Also, don’t miss our fashion coverage on page 38 featuring the Pretty Girls of Dance (counterpart to the Bad Boys of Dance).

 

Enjoy! And remember: Enter your next audition with confidence about who you are and what you have to offer. Train hard beforehand so that once you’re there, you can fully concentrate on the choreography, proper audition etiquette and your performance.

 

Good luck!

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Kate’s Note

It’s hot. You’re in class for the first time with a teacher you’ve read about in Dance Spirit, but never had the chance to study with until now. You’re surrounded by other dancers who are all super-talented—some of them you’ve even heard of before or seen on the competition circuit. You clear your head, come down to earth and begin the first combination. Your muscles engage and your body lengthens. You already feel like you’re improving! It’s July and you’ve made it into your dream intensive. What could be better? At this moment, relaxing by the pool seems so overrated.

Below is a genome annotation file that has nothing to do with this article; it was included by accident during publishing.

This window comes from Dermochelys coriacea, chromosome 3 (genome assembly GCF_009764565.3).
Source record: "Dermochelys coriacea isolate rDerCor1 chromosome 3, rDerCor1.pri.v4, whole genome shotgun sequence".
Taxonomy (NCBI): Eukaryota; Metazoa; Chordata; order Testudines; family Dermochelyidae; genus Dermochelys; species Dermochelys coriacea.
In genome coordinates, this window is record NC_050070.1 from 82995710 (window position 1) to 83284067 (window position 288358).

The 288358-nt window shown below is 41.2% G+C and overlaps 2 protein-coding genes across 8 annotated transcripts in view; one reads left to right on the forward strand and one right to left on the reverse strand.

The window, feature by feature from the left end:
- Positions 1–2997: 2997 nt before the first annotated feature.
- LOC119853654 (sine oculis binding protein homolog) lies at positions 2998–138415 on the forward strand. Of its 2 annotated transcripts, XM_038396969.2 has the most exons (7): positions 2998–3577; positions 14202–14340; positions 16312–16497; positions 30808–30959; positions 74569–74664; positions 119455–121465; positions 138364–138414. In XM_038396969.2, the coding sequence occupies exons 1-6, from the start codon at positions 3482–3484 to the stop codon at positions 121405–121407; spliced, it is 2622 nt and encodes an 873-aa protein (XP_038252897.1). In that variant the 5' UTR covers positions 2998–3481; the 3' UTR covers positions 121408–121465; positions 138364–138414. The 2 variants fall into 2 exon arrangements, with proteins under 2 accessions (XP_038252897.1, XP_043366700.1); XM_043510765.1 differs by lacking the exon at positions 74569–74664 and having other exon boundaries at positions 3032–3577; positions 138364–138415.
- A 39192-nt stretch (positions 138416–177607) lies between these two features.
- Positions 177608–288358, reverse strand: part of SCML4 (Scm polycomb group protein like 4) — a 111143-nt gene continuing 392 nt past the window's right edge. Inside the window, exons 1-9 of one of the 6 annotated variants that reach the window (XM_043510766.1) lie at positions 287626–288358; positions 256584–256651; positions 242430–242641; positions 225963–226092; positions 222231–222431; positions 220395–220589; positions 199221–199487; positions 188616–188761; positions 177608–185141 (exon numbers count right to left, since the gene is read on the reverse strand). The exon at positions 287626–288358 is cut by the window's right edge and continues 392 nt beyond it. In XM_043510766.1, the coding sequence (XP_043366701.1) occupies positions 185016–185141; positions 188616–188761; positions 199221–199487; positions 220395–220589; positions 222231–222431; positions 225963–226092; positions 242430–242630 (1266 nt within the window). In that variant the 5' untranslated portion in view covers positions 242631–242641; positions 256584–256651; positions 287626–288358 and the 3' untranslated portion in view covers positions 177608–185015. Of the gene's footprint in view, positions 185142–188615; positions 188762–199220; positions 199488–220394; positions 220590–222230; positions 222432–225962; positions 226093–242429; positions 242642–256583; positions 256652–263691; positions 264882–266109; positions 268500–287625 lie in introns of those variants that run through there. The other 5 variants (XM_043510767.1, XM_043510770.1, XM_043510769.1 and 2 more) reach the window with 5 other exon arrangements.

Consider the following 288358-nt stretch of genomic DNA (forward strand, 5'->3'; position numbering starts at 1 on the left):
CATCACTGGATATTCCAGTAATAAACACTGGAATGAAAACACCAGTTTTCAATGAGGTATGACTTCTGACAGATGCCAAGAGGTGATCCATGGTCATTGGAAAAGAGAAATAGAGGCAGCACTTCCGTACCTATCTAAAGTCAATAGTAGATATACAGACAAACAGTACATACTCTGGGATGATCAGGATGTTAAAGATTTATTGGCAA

Although it may be freezing outside now, in mid-January, this is the time you need to start thinking about your summer plans. Whether you want to spend six intense weeks in San Francisco bettering your ballet technique, or you’d rather refine your Fosse in a week-long musical-theater intensive in Albuquerque, NM, you’ll find the program that’s right for you in our annual Summer Study Guide (p. 90). There are more than 210 different programs to sift through!

 

Too overwhelmed by the choices? Can’t figure out exactly what kind of workshop would be best for you this time? Whatever your dilemma, turn to page 74 and read “Picking Your Perfect Program” by Abigail Rasminsky. Once you decide where you’re going, let me know why you selected the intensive you did and I’ll publish some of your responses in an upcoming issue!